JUSTICE

Family Sues Las Vegas Police Over Man’s Chokehold Death

Tashii Brown died after an officer put him in an unauthorized chokehold last year. His family is now suing the Las Vegas Police Department and four officers for wrongful death.

Las Vegas Metropolitan Police Department

Trinita Farmer spent part of Mother’s Day searching for the spot where her son died after being put in a chokehold by a Las Vegas police officer one year ago.

“Do you know where my son was killed at?” Farmer asked security guards at The Venetian, the Las Vegas Review-Journal reported. The grieving mom held a vigil for her son, Tashii Brown, outside of the luxury hotel on Sunday, marking the one-year anniversary of his death, which was ruled a homicide caused by asphyxiation.

Farmer now wants justice for Brown. On Sunday, she filed a federal lawsuit against the Las Vegas Metropolitan Police Department and officers Kenneth Lopera, Travis Crumrine, Michael Tran, and Michael Flores. According to the suit, Lopera put Brown in a chokehold for over a minute on May 14, 2017, while the other officers failed to intervene.

The father-of-two died later that night of asphyxia due to “police restraint procedures,” according to the Clark County Coroner’s Office. Brown’s mom alleges wrongful death in her lawsuit and is suing for emotional damages and attorney fees. Las Vegas Metropolitan Police Department declined to comment on the lawsuit, according to the Review-Journal.

Last May, Brown approached police officers near The Venetian, asking where he could find the nearest water fountain, the lawsuit states. When Lopera asked Brown why he was sweating, the 40-year-old man told the officer he thought people were following him.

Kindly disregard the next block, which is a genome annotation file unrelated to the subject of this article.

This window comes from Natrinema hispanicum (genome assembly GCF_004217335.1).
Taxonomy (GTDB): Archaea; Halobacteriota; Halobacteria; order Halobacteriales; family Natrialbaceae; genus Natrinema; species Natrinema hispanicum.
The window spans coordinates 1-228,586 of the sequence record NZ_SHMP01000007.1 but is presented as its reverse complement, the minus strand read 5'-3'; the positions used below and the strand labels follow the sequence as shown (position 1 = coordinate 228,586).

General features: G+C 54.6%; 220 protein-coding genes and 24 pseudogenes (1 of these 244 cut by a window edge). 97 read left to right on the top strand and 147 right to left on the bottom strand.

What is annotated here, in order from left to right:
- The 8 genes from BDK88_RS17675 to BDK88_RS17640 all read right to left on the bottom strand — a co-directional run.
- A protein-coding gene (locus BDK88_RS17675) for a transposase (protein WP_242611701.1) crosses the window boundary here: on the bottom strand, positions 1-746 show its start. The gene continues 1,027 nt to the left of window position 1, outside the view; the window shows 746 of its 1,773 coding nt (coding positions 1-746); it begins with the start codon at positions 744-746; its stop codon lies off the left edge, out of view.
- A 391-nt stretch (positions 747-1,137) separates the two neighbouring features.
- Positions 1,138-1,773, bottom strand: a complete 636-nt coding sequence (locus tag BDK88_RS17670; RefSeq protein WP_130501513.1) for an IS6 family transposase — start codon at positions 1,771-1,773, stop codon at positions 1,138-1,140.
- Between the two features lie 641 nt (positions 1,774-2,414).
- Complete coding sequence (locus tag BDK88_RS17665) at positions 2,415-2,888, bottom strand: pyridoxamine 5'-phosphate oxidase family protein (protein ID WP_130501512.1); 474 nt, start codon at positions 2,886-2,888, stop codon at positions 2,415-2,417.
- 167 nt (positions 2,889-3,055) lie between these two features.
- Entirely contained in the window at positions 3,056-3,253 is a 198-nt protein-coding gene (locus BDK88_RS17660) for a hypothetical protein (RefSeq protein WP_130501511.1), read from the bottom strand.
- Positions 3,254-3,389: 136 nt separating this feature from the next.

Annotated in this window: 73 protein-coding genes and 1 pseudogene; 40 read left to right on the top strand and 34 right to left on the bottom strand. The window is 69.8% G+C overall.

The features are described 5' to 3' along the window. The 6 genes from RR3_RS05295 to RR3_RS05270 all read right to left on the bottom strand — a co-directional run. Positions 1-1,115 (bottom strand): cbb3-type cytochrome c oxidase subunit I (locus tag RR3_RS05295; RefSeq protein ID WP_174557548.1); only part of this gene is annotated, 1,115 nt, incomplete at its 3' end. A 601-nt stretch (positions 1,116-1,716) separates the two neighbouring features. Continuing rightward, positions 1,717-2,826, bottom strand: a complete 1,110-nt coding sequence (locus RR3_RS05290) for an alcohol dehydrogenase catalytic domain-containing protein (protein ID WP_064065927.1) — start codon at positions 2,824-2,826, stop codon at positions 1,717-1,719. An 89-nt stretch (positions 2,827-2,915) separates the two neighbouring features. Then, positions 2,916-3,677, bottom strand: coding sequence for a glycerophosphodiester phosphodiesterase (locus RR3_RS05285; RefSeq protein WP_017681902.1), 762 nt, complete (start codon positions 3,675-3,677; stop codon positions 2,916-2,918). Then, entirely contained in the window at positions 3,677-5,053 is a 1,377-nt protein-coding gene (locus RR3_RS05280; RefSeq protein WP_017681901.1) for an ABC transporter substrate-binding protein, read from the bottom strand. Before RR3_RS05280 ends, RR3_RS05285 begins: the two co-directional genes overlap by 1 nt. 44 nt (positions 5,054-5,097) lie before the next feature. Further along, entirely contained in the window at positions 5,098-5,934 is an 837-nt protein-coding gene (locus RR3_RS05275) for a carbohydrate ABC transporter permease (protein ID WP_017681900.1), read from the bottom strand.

Brown “displayed symptoms of mental confusion and appeared to be suffering from a mental disorder,” the lawsuit states. He ran away from Lopera, who chased him through The Venetian parking lot, according to the suit.

Lopera later claimed that Brown tried to steal a car during the chase, but the owner of the vehicle told authorities that he didn’t believe Brown was trying to carjack him. At one point, Lopera cornered Brown, shocking him with a Taser seven times while telling him to get on his stomach, the lawsuit says.

“Officer Lopera told Tashii to get on his stomach several times but never gave Tashii a reasonable opportunity to comply with commands before cycling” the Taser again, according to the court papers. The officer also hit Brown in the face and head 12 times, the lawsuit states.

Lopera allegedly held Brown in a chokehold for over a minute, as other officers stood by without attempting to intervene. Officer Tran was the only cop who told his colleague to let Brown go, according to local reports.

“Is he out yet?” Lopera repeatedly asked as he strangled Brown, according to a report obtained by the Review-Journal. When Lopera let go, Brown was unconscious, the newspaper reported. He was pronounced dead at a local hospital later that night.

Since Brown’s death, police revealed that Lopera used a martial-arts-style chokehold that isn’t permitted by the department, The New York Times reported. Lopera, who retired from the department in October, was charged with multiple counts of involuntary manslaughter in July. Crumrine was demoted from sergeant to officer for his involvement, according to the Review-Journal.

Farmer is still grappling with her son’s death.

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“[She] frequently must hurry and shut the television off when a story about Tashii is broadcast,” the lawsuit states. “Finally, every Mother's Day is and will be a reminder that her son was senselessly and illegally killed by Metro and its officers.”